And she’s eager to get back to it. In a late-July radio interview with Sun Radio’s Kevin Connor, Wright expressed relief that she’ll eventually be able to pick up where she left off.

“I’m happy that the surgeries are done and the wounds will heal,” she said. “Now it’s on to physical therapy, and I can smash it. I feel like the worst has passed, as far as pain goes. I feel taken care of, and cared for.”



Reader Comments ...


Next Up in Music

The Alamo Drafthouse, Fantatic Fest and fans: one year later
The Alamo Drafthouse, Fantatic Fest and fans: one year later

One year ago, the Alamo Drafthouse was embroiled in a sexual harassment scandal the beginnings of which went back nearly 20 years, a scandal that broke before and during Fantastic Fest, the chain’s signature film festival celebrating all thing genre — think horror, crime, science fiction. Here was a company, homegrown in liberal Austin...
In an age of anger, TV shows take a different path: They’re sad
In an age of anger, TV shows take a different path: They’re sad

Sad songs, if you know your FM radio history, say so much. Elton John was right when he sang about the cathartic powers that come from a Top-40 wallow in all degrees of hurt and heartbreak — the satisfaction of recognizing one’s own pain in mainstream pop. But as much as we’re willing to cry along with ballads, I keep running into...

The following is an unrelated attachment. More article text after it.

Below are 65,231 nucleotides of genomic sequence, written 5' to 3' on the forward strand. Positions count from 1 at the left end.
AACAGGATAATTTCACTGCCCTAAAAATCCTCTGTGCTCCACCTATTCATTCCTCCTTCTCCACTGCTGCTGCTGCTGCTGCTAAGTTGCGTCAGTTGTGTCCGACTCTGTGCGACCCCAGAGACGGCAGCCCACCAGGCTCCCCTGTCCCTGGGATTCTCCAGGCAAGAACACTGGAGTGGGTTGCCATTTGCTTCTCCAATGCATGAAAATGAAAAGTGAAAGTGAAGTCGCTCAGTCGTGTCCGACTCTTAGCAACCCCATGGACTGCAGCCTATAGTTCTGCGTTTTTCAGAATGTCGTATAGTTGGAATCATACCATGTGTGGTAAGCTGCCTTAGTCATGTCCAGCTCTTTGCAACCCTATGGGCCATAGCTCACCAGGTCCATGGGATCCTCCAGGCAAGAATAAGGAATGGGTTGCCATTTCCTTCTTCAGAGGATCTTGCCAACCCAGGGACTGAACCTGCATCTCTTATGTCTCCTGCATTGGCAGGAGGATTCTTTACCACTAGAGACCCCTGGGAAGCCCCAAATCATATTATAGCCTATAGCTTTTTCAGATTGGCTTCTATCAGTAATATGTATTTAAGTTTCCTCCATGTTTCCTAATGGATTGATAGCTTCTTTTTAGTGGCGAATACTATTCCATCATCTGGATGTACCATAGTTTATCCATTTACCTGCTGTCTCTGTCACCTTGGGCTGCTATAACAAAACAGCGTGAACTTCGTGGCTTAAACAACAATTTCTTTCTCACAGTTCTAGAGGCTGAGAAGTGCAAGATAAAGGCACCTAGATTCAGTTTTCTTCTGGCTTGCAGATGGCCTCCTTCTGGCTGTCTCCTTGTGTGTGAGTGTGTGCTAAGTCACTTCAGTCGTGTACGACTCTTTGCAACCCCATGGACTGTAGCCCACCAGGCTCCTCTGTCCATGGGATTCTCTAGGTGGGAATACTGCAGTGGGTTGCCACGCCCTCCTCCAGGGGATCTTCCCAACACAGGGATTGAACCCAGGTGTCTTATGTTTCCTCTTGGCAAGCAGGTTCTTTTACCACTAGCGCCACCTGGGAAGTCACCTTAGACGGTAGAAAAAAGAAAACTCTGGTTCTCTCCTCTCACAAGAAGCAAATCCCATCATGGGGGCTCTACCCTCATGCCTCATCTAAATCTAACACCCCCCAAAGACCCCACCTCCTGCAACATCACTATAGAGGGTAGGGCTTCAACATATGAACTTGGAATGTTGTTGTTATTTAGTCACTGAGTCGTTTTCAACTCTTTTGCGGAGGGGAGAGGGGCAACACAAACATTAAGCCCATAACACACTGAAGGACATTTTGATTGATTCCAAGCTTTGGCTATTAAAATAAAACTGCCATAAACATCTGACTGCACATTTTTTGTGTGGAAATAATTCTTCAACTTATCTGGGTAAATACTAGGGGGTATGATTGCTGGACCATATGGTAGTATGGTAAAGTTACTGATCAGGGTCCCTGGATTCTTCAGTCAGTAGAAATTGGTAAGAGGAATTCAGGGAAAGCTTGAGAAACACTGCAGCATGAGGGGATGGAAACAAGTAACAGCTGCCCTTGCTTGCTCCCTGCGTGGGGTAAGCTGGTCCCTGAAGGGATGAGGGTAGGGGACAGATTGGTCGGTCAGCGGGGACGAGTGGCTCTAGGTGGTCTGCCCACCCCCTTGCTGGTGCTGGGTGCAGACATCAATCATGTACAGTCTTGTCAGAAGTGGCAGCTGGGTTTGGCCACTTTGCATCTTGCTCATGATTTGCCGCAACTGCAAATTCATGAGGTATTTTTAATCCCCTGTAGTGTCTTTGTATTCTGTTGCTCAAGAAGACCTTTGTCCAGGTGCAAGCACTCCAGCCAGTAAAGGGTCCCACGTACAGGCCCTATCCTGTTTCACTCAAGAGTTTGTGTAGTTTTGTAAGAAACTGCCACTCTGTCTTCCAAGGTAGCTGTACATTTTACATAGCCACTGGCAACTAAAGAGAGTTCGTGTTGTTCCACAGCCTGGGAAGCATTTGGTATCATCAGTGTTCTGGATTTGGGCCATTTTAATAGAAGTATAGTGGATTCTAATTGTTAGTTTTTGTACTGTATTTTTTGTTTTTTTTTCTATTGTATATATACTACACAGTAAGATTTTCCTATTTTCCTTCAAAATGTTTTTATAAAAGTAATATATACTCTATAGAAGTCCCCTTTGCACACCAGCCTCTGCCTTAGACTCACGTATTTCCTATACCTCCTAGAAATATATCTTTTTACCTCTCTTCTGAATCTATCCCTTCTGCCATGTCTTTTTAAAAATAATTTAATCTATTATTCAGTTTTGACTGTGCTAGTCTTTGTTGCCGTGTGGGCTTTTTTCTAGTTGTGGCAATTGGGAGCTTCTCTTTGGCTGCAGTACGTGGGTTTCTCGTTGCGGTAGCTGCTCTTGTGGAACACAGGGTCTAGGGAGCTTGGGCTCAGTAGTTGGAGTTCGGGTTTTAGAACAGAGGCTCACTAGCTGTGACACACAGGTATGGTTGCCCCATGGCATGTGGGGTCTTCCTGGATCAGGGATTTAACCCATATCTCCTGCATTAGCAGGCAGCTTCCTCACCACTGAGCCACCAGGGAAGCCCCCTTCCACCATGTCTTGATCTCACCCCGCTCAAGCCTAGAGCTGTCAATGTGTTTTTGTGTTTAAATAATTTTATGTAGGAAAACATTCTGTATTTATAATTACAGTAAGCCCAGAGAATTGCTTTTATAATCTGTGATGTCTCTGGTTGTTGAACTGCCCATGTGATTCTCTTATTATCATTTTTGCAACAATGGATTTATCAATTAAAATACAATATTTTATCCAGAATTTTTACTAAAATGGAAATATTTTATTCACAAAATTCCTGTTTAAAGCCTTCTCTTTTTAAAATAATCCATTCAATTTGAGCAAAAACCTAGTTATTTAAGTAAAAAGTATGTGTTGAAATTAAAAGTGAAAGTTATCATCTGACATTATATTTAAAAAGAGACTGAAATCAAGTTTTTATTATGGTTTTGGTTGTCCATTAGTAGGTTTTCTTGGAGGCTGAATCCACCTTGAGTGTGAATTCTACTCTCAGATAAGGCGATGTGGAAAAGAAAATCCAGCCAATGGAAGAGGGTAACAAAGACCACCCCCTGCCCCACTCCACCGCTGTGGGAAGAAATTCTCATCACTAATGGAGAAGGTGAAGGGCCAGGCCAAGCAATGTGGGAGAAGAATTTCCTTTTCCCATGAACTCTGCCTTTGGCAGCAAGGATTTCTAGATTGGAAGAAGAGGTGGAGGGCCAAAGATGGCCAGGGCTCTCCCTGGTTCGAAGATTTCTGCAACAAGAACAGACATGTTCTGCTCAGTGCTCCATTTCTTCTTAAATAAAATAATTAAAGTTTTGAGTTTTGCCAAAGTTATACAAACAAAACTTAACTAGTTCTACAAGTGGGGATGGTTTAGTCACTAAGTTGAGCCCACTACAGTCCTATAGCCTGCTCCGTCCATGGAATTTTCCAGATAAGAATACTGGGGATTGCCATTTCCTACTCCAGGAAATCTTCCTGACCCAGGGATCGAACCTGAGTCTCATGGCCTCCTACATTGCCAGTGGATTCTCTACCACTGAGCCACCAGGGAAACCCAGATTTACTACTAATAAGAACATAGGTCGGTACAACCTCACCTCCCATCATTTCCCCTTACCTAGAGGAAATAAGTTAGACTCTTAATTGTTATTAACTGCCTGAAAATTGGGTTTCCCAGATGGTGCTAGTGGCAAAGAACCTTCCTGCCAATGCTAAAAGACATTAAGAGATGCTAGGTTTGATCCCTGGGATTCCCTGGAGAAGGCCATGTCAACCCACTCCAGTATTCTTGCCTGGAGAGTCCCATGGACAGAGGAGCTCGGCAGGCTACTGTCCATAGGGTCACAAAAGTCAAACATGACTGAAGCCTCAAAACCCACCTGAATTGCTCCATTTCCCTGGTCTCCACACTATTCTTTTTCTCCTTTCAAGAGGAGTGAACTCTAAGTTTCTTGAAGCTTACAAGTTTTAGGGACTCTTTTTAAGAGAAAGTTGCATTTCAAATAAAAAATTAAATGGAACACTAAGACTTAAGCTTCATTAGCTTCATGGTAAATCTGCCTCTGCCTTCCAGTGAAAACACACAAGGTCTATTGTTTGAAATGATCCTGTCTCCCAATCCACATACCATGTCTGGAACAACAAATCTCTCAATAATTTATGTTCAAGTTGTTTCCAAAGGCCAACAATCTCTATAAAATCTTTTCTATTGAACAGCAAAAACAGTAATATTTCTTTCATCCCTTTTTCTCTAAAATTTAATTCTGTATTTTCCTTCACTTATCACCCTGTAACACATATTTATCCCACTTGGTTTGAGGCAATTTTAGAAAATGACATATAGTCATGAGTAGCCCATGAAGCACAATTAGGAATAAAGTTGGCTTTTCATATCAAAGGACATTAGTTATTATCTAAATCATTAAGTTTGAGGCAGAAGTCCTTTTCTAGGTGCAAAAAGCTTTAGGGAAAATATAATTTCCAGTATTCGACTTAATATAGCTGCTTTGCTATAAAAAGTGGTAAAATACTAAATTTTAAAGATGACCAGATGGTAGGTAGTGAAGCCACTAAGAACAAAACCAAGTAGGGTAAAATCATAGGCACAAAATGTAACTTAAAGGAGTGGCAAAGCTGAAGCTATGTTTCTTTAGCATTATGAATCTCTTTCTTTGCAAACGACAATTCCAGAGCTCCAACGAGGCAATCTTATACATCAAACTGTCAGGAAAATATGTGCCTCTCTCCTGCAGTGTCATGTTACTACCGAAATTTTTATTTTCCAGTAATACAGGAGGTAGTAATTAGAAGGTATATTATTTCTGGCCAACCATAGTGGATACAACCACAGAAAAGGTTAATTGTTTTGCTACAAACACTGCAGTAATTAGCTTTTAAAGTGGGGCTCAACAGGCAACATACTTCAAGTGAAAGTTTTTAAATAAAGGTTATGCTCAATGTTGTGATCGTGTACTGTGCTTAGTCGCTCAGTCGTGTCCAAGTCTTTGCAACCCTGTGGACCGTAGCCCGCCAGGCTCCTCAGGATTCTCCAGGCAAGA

Dierks Bentley, ‘Hook’ screening and more things to do Thursday
Dierks Bentley, ‘Hook’ screening and more things to do Thursday

Books At Central: Bethany McLean. America has become the world’s top producer of both oil and natural gas thanks to the technology of fracking in shale rock — particularly in the Permian Basin in Texas. But is it sustainable? Investigative journalist Bethany McLean has dug deep into the cycles of boom and bust that have plagued the American...
Kick off fall with Ballet Austin show, Medfest and more events
Kick off fall with Ballet Austin show, Medfest and more events

1. Ballet Austin’s “The Firebird” and “Dvořák Serenade” 8 p.m. Sept. 21 and 22, 3 p.m. Sept. 23. $15-$89. The Long Center, 701 W. Riverside Dr. balletaustin.org. Ballet Austin is taking on two works for this one-weekend show, starting with the seductive “The Firebird.” The world-famous ballet is...
Austin’s longest-running quilt show returns Sept. 28-30 with mini quilts, rainbows of color
Austin’s longest-running quilt show returns Sept. 28-30 with mini quilts, rainbows of color

Quilters and sewing nerds are all around you. Sometimes, they look like the grandmothers and mothers who might have taught you to sew a long time ago, but increasingly, they look like men and young people and punk rockers and people who also run marathons on the weekend. I’m one of those quilt fans who looks forward to the annual...
More Stories